Jordan Holiday

The Treasury

Two weeks ago, we went to Jordan for our holiday. Something we had planned to do a couple of years ago, but was postponed a couple of times due to the events (Arab Spring) in the Middle-East. Something that turned out to be completely unnecessary.

Jordan is a stable (semi) democratic Middle-Eastern kingdom surrounded by some of the most dangerous countries in the region. Especially with the rise of the Islamic State (IS) in Syria and Iraq which share a border with Jordan on the north/east, things COULD turn ugly relatively fast... But then again, were are you 100% safe?
You can also be shot from the skies over the Ukraine while going on holiday (MH17), or your train can be blown up in a train station in Madrid, or spotting planes on the World Trade Centre (Twin Towers) can result in death and mayhem. While staying at home is also not without risks. How many people die in the bathroom by slipping over a couple of drops of water?

So more than enough reasons not to stay at home and taste the culture of Jordan during an 8 day trip.

Items on the 8 day agenda were:

  • Amman (mosque and citadel visit)
  • Jerash (old Roman archaeology site)
  • Jordan Grand Canyon (supposed to be bigger than the American edition)
  • Petra (including a visit to Little Petra)
  • Wadi Rum (a night in the desert)
  • Aqaba (diving and dining)
  • Dead Sea (floating, mud baths, etc.)

During our visit, our tour guide explained that during the years leading to the Arab Spring (2010) up till now, tourism decreasing year after years. The estimates for this year (2014) is that tourism is decreased about 90% over less than a decade.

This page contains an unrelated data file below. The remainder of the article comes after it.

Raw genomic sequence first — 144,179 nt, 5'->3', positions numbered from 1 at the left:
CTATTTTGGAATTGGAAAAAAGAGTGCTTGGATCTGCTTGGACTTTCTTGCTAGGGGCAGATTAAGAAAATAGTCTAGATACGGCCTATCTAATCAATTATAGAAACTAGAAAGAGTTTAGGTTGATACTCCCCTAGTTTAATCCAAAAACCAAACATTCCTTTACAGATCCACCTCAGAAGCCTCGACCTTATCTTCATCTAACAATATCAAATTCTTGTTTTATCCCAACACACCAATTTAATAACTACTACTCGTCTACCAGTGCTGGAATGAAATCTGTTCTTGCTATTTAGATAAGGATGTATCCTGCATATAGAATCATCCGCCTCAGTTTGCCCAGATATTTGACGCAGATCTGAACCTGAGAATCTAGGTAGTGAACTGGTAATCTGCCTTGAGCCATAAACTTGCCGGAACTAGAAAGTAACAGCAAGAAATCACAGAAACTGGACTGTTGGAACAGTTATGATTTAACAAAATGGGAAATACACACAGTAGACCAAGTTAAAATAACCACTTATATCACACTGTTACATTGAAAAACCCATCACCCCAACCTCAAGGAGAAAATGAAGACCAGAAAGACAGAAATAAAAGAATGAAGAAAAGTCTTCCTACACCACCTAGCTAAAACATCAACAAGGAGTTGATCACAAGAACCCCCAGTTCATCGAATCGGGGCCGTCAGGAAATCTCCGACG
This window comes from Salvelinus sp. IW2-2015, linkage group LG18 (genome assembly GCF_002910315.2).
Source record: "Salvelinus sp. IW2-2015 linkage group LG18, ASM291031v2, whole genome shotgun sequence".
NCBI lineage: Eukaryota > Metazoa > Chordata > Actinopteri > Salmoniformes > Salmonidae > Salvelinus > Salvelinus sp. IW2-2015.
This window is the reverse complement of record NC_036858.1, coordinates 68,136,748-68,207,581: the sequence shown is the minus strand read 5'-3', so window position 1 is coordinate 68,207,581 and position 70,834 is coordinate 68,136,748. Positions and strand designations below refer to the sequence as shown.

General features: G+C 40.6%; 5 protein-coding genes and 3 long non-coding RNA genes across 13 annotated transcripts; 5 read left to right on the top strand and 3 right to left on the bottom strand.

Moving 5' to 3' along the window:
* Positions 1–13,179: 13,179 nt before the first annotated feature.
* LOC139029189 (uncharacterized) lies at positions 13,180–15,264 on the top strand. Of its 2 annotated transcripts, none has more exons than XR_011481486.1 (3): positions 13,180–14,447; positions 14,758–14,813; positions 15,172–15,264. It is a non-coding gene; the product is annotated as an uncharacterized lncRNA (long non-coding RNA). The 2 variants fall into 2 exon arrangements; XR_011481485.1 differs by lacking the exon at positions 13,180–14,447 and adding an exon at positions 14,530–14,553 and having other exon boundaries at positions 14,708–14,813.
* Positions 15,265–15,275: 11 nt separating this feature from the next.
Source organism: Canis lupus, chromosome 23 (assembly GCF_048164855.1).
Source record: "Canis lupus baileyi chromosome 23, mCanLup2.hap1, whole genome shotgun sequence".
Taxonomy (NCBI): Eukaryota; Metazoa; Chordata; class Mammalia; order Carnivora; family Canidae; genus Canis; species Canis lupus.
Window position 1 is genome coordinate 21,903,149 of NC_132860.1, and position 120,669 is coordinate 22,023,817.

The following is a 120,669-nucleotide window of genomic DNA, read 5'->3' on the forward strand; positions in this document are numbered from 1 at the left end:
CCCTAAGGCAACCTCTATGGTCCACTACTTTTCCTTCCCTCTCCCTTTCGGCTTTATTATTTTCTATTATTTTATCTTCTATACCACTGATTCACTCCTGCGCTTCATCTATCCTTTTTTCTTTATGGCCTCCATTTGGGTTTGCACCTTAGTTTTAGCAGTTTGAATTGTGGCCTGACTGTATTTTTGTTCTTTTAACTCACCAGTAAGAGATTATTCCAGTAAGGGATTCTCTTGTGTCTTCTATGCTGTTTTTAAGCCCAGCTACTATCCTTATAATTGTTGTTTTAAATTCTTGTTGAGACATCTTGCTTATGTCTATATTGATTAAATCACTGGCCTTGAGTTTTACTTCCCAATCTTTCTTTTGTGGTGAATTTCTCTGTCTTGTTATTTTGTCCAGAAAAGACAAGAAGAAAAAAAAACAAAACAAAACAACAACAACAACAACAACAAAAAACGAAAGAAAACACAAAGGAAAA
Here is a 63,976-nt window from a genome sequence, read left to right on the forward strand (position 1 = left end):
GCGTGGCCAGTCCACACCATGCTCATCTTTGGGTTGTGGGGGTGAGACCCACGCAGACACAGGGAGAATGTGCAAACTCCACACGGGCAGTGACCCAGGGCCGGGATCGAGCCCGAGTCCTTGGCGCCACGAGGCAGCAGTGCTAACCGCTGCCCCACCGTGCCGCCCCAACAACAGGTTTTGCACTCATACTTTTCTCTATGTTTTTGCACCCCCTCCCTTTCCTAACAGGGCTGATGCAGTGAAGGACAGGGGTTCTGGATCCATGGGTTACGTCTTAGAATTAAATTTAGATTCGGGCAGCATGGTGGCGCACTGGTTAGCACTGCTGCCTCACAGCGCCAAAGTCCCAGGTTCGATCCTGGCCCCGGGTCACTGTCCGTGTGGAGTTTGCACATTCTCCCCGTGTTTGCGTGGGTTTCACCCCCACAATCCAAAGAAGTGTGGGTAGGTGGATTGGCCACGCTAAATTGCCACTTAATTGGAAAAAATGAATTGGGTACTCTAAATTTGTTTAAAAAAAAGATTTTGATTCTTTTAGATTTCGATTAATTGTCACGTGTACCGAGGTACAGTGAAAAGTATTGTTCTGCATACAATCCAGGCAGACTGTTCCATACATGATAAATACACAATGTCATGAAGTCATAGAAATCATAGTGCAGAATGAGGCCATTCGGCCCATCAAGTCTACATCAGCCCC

This is devastating for all the people working in the tourist sector, but it also has an upside for the tourists visiting; you get all the attention you want (and need). Also, the bigger tourist attractions (like Petra) are not crowded, so you have all the time and space you need to wander around. And you may actually get some iconic photos without any tourists popping up in them. The biggest groups we encountered were (local) school excursions. These groups tend to stay relatively short on the tourist sites.

The days leading up to Petra

Our stay in Jordan began with two nights (effectively 1 whole day) in Amman where we visited a mosque, the Citadel and Jerash. The citadel is located on a hill which gives you a nice view of the city.

Jerash is a city that has a large archaeological site with a numerous columns, theaters and squares.

Day three was a travel day (with some small stops to visit various sights) to Petra. One of the stops was Mount Nebo, and a Greek church with very old mosaics on the floor.


The Treasury <insert Indiana Jones theme here>

Our Jordan trip schedule included visits to Little Petra and (regular?!) Petra, but if you want to enjoy both sites, you should visit Little Petra BEFORE (regular) Petra. If you do it the other way around it might be a tremendous disillusion, and a possible waste of time.

On day 4 we went to Petra, the highlight of our trip. We had an entire day to absorb all the beauty. If you're just going for the Treasury (the main event) you need just a couple of hours (especially if you're going to use horse and carriage to get there. But if you want to see more of the city (e.g. the Monastery) you need more time. E.g. a 'walk' to the Monastery takes at least an hour (and an hour back).